Louisiana officials are set to announce a deal with drug makers Wednesday aimed at providing broader access to a Hepatitis C drug for some of the state’s most vulnerable patients.

In an agreement shepherded through negotiations by Louisiana Health Department Secretary Rebekah Gee, pharmaceutical giant Gilead Sciences Inc. has authorized Asegua Therapeutics to distribute a medication that typically costs $24,000 per treatment to the state’s Medicaid patients and patients in state prisons in unlimited quantities for the next five years.

The generic version of the drug, called Epclusa, cures 98 percent of Hepatitis C cases.

The pricing model Louisiana has agreed to will be announced during a press conference Wednesday by Gov. John Bel Edwards, according to the Department of Health. Last year, the state spent $30 million on Hepatitis C drugs and treated only about 3 percent of those needing treatment.

The deal offers a test case in Louisiana for what has been called the “Netflix model” of drug pricing, a new purchasing model aimed at making high-cost drugs more affordable. Under the plan, the state will pay a set fee for unlimited access to the drug for a pre-determined period, similar to how Netflix charges people a subscription fee that allows for unlimited access to its shows and films.

The model Gee proposed has been in use in Australia since 2015, where at least 47,000 people were treated in the first two years. The Australian government paid $766 million for the same five-year unlimited supply deal Gee is brokering.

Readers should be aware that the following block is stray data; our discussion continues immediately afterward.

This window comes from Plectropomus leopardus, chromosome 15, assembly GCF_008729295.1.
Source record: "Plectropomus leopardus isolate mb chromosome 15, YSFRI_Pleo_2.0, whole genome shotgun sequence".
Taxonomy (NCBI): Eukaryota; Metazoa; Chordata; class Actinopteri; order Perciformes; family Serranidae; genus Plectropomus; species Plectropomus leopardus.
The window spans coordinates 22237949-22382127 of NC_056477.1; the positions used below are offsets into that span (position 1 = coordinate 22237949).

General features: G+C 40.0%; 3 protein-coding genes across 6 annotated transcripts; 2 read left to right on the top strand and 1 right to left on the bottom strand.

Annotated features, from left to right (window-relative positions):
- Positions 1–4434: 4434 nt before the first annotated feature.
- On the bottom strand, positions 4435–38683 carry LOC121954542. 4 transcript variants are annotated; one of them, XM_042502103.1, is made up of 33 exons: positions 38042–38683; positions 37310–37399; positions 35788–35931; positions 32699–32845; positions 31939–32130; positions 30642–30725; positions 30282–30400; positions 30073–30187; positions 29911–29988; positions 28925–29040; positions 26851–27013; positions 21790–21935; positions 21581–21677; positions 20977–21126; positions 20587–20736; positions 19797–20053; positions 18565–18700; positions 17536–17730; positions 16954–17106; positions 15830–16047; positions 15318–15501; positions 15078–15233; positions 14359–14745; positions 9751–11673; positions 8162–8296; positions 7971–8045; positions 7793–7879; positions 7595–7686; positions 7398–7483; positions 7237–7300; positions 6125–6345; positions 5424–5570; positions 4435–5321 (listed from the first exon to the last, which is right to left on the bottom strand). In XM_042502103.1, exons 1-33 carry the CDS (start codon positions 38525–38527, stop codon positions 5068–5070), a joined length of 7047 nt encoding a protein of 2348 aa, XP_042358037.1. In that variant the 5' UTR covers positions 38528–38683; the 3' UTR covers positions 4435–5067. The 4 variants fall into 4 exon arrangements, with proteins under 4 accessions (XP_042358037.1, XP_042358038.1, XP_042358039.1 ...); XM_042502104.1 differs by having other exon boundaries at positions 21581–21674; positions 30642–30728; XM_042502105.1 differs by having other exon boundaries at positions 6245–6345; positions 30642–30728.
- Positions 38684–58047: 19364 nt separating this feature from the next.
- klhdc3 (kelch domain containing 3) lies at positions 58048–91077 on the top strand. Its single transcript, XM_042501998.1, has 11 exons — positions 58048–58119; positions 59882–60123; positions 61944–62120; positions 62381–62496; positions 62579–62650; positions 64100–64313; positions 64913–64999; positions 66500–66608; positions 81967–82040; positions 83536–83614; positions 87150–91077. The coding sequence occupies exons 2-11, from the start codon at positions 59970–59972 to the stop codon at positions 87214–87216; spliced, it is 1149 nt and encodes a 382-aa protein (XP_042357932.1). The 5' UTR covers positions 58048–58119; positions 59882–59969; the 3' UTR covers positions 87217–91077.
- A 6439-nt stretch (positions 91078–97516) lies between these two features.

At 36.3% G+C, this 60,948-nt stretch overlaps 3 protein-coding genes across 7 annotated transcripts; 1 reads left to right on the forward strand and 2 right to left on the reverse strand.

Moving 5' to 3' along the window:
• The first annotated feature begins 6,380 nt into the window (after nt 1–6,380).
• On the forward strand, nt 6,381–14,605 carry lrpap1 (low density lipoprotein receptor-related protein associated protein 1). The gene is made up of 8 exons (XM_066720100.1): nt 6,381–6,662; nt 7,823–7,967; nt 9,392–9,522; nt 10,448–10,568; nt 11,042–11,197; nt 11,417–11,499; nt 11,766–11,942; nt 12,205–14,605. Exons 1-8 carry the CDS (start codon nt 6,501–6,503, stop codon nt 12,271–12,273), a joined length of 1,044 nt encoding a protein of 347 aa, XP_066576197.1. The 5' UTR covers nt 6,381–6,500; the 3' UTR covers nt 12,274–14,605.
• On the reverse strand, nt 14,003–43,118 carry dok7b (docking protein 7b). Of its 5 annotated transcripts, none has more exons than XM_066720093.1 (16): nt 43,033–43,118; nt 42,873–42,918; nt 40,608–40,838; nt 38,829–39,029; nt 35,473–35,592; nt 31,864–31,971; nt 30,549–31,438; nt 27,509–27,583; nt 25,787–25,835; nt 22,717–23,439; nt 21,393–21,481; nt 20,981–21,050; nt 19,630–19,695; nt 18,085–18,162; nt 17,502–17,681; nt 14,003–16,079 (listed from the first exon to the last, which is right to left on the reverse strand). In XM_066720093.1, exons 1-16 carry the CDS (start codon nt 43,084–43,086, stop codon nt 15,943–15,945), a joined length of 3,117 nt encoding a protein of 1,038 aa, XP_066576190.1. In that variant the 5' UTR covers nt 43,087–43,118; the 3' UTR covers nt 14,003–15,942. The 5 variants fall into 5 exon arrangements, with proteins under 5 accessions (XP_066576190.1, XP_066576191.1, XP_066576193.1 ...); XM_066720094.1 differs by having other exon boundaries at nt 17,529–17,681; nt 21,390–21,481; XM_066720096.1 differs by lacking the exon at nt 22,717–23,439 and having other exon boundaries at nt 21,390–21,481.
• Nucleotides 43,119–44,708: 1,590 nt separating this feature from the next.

A recent study published in the New England Journal of Medicine found that a total of 104,223 people in Australia are estimated to receive treatment over the five years, working out to a cost of $7,352 per person.

To treat the same number of people with traditional per-pack pricing, the cost would be $4.92 billion. If Australia spent the $766 million on per-pack treatment, it would be able to treat only 14,038 people.

Louisiana has approximately 35,000 Medicaid patients with Hepatitis C and another 4,000 incarcerated people with the disease.

“Hepatitis C is the leading infectious disease killer of our time, and for tens of thousands a cure is out of reach,” Gee said in an earlier statement. “The strong support for a subscription model confirms that we are within reach of a breakthrough in public health that will lead in the long term to saving lives.”

For people like Damian Bellon, 24, a New Orleans resident who has had Hepatitis C since birth, the deal has been a long time coming.

Bellon saw a commercial for a new drug, Harvoni, back in 2014. Before then, he looked into other, earlier treatments, but they required injections, came with a slew of side effects and were meant to manage symptoms rather than cure the disease. He soon learned the cure he had waited a lifetime for was out of reach financially.

“I figured out that it cost a lot, a lot of money,” Bellon said.

The first iteration of the drug, Sovaldi, cost $84,000 for one course of treatment when it debuted in 2014. Gilead, the drug’s manufacturer, sold $10.3 billion worth of the drug in that year alone. The second version of the drug, Harvoni, cost almost $100,000 for one treatment.